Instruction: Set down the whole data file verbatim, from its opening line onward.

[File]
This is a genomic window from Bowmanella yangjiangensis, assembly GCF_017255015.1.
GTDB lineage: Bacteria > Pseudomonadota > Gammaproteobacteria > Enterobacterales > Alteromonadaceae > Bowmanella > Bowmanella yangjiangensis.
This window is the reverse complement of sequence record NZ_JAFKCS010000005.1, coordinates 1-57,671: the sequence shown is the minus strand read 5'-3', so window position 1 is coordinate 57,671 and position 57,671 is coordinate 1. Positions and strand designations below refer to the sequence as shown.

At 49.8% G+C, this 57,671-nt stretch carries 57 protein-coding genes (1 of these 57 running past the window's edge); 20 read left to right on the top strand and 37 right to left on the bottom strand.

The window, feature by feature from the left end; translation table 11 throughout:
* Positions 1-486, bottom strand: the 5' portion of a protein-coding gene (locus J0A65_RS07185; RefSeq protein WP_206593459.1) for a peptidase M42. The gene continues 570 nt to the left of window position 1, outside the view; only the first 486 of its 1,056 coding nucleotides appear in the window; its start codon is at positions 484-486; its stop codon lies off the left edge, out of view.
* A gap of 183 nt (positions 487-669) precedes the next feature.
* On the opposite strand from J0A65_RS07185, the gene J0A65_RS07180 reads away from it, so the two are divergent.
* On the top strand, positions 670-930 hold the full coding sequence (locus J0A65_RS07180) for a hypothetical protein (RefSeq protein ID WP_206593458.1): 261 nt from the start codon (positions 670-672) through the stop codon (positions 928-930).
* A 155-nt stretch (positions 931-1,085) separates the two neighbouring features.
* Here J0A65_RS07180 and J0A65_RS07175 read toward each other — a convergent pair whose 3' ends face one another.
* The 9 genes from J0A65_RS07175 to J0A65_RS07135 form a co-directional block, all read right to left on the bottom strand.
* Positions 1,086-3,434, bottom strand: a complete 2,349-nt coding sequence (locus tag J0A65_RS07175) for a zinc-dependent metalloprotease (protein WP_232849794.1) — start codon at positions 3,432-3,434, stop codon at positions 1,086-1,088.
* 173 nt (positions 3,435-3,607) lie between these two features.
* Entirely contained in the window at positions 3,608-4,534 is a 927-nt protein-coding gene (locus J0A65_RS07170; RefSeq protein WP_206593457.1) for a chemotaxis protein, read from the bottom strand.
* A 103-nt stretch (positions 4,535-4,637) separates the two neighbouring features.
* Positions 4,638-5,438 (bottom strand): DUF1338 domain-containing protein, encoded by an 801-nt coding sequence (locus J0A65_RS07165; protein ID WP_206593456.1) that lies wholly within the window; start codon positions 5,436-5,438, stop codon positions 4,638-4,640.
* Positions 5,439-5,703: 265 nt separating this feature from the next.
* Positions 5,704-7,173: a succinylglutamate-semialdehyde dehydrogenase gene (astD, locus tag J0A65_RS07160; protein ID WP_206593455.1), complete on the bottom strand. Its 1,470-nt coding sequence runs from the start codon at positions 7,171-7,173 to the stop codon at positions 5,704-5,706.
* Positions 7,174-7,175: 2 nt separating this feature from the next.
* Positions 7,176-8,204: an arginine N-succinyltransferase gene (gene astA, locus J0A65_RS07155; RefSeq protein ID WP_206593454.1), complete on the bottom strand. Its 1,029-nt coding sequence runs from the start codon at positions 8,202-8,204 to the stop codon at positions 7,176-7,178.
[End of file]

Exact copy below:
This is a genomic window from Bowmanella yangjiangensis, assembly GCF_017255015.1.
GTDB lineage: Bacteria > Pseudomonadota > Gammaproteobacteria > Enterobacterales > Alteromonadaceae > Bowmanella > Bowmanella yangjiangensis.
This window is the reverse complement of sequence record NZ_JAFKCS010000005.1, coordinates 1-57,671: the sequence shown is the minus strand read 5'-3', so window position 1 is coordinate 57,671 and position 57,671 is coordinate 1. Positions and strand designations below refer to the sequence as shown.

At 49.8% G+C, this 57,671-nt stretch carries 57 protein-coding genes (1 of these 57 running past the window's edge); 20 read left to right on the top strand and 37 right to left on the bottom strand.

The window, feature by feature from the left end; translation table 11 throughout:
* Positions 1-486, bottom strand: the 5' portion of a protein-coding gene (locus J0A65_RS07185; RefSeq protein WP_206593459.1) for a peptidase M42. The gene continues 570 nt to the left of window position 1, outside the view; only the first 486 of its 1,056 coding nucleotides appear in the window; its start codon is at positions 484-486; its stop codon lies off the left edge, out of view.
* A gap of 183 nt (positions 487-669) precedes the next feature.
* On the opposite strand from J0A65_RS07185, the gene J0A65_RS07180 reads away from it, so the two are divergent.
* On the top strand, positions 670-930 hold the full coding sequence (locus J0A65_RS07180) for a hypothetical protein (RefSeq protein ID WP_206593458.1): 261 nt from the start codon (positions 670-672) through the stop codon (positions 928-930).
* A 155-nt stretch (positions 931-1,085) separates the two neighbouring features.
* Here J0A65_RS07180 and J0A65_RS07175 read toward each other — a convergent pair whose 3' ends face one another.
* The 9 genes from J0A65_RS07175 to J0A65_RS07135 form a co-directional block, all read right to left on the bottom strand.
* Positions 1,086-3,434, bottom strand: a complete 2,349-nt coding sequence (locus tag J0A65_RS07175) for a zinc-dependent metalloprotease (protein WP_232849794.1) — start codon at positions 3,432-3,434, stop codon at positions 1,086-1,088.
* 173 nt (positions 3,435-3,607) lie between these two features.
* Entirely contained in the window at positions 3,608-4,534 is a 927-nt protein-coding gene (locus J0A65_RS07170; RefSeq protein WP_206593457.1) for a chemotaxis protein, read from the bottom strand.
* A 103-nt stretch (positions 4,535-4,637) separates the two neighbouring features.
* Positions 4,638-5,438 (bottom strand): DUF1338 domain-containing protein, encoded by an 801-nt coding sequence (locus J0A65_RS07165; protein ID WP_206593456.1) that lies wholly within the window; start codon positions 5,436-5,438, stop codon positions 4,638-4,640.
* Positions 5,439-5,703: 265 nt separating this feature from the next.
* Positions 5,704-7,173: a succinylglutamate-semialdehyde dehydrogenase gene (astD, locus tag J0A65_RS07160; protein ID WP_206593455.1), complete on the bottom strand. Its 1,470-nt coding sequence runs from the start codon at positions 7,171-7,173 to the stop codon at positions 5,704-5,706.
* Positions 7,174-7,175: 2 nt separating this feature from the next.
* Positions 7,176-8,204: an arginine N-succinyltransferase gene (gene astA, locus J0A65_RS07155; RefSeq protein ID WP_206593454.1), complete on the bottom strand. Its 1,029-nt coding sequence runs from the start codon at positions 8,202-8,204 to the stop codon at positions 7,176-7,178.